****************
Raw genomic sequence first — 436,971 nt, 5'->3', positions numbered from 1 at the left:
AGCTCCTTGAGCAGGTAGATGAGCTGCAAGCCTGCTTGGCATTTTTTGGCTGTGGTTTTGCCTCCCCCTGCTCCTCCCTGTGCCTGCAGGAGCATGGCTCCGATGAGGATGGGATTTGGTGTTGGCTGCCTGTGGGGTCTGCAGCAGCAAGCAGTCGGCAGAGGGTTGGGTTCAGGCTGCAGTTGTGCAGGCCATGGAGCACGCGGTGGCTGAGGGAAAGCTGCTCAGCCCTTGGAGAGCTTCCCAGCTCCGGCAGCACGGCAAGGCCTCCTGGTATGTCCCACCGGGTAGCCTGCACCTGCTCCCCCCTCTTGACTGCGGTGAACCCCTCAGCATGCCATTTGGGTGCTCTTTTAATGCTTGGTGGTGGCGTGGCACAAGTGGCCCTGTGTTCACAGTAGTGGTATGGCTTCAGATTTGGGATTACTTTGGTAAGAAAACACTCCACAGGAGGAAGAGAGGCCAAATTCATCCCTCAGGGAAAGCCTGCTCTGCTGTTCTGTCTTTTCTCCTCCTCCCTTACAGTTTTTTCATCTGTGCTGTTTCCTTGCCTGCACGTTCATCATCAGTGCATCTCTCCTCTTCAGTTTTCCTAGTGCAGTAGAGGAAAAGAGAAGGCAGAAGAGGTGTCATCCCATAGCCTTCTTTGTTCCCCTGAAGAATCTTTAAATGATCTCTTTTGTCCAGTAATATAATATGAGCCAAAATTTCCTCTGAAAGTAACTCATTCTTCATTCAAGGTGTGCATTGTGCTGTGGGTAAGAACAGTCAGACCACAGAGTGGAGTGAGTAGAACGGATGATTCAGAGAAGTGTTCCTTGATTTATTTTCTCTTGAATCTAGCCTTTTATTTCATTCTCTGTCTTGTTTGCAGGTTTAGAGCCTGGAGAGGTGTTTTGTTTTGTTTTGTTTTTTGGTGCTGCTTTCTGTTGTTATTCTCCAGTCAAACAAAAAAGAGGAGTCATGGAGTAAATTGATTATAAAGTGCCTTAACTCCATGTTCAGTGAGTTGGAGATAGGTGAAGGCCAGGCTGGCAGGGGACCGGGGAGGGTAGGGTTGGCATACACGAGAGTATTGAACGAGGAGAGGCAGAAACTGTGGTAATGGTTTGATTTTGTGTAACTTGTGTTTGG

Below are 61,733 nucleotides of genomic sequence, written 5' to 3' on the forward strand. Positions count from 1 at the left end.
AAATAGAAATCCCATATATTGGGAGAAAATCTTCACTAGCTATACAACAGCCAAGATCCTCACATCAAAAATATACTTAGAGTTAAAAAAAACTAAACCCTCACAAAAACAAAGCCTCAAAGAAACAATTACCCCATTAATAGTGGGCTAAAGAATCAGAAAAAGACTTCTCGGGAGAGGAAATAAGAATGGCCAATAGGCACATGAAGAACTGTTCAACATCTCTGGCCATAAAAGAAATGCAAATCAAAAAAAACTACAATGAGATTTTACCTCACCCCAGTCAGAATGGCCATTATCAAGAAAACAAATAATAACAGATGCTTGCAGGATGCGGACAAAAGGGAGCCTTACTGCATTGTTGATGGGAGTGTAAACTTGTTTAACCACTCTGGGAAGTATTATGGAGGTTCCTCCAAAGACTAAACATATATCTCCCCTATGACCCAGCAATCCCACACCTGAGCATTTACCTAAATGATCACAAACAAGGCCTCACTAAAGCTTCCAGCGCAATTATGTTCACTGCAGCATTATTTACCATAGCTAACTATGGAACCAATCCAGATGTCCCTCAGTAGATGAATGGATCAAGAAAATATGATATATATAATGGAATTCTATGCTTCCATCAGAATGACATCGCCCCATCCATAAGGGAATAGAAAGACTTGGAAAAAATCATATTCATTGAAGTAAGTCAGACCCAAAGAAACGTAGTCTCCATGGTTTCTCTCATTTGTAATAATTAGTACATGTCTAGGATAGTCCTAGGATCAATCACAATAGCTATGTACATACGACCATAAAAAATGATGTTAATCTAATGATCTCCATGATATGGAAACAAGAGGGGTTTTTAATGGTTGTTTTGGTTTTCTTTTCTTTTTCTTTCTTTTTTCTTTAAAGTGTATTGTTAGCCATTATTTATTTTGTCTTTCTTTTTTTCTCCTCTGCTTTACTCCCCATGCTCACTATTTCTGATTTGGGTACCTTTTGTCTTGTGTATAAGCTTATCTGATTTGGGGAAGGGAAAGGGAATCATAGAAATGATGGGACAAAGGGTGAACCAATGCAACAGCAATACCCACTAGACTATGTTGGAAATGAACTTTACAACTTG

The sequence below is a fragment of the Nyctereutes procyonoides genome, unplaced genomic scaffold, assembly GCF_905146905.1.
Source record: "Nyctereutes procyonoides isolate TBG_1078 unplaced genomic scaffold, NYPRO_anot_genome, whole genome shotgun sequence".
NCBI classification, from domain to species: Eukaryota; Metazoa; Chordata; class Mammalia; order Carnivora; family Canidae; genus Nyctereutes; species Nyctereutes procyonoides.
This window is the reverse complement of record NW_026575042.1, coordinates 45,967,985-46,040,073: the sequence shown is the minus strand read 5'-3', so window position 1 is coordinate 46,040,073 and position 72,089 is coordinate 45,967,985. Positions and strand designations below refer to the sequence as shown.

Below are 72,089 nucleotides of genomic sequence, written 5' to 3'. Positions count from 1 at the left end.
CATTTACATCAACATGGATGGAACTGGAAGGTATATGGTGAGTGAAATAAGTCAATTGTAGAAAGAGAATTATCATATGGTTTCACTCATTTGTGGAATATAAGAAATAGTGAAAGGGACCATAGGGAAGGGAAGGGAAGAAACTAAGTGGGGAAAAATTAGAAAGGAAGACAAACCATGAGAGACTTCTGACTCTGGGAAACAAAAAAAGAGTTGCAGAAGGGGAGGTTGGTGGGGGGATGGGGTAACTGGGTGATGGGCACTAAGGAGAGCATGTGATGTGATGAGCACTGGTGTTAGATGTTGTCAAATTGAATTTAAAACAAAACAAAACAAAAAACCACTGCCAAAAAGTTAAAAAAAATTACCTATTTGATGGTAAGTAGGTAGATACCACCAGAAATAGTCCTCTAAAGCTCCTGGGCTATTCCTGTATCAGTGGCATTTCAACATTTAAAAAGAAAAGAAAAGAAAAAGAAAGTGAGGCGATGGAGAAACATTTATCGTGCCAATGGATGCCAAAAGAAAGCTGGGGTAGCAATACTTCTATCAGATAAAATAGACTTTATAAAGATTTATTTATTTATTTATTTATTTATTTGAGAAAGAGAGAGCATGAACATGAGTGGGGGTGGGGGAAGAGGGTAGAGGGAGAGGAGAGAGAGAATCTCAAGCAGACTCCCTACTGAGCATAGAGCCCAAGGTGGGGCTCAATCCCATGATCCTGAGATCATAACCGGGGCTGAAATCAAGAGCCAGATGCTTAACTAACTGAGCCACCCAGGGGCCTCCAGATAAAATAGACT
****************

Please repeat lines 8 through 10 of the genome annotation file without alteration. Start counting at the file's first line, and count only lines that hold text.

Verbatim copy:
This window is the reverse complement of record NW_026575042.1, coordinates 45,967,985-46,040,073: the sequence shown is the minus strand read 5'-3', so window position 1 is coordinate 46,040,073 and position 72,089 is coordinate 45,967,985. Positions and strand designations below refer to the sequence as shown.

Below are 72,089 nucleotides of genomic sequence, written 5' to 3'. Positions count from 1 at the left end.
CATTTACATCAACATGGATGGAACTGGAAGGTATATGGTGAGTGAAATAAGTCAATTGTAGAAAGAGAATTATCATATGGTTTCACTCATTTGTGGAATATAAGAAATAGTGAAAGGGACCATAGGGAAGGGAAGGGAAGAAACTAAGTGGGGAAAAATTAGAAAGGAAGACAAACCATGAGAGACTTCTGACTCTGGGAAACAAAAAAAGAGTTGCAGAAGGGGAGGTTGGTGGGGGGATGGGGTAACTGGGTGATGGGCACTAAGGAGAGCATGTGATGTGATGAGCACTGGTGTTAGATGTTGTCAAATTGAATTTAAAACAAAACAAAACAAAAAACCACTGCCAAAAAGTTAAAAAAAATTACCTATTTGATGGTAAGTAGGTAGATACCACCAGAAATAGTCCTCTAAAGCTCCTGGGCTATTCCTGTATCAGTGGCATTTCAACATTTAAAAAGAAAAGAAAAGAAAAAGAAAGTGAGGCGATGGAGAAACATTTATCGTGCCAATGGATGCCAAAAGAAAGCTGGGGTAGCAATACTTCTATCAGATAAAATAGACTTTATAAAGATTTATTTATTTATTTATTTATTTATTTGAGAAAGAGAGAGCATGAACATGAGTGGGGGTGGGGGAAGAGGGTAGAGGGAGAGGAGAGAGAGAATCTCAAGCAGACTCCCTACTGAGCATAGAGCCCAAGGTGGGGCTCAATCCCATGATCCTGAGATCATAACCGGGGCTGAAATCAAGAGCCAGATGCTTAACTAACTGAGCCACCCAGGGGCCTCCAGATAAAATAGACT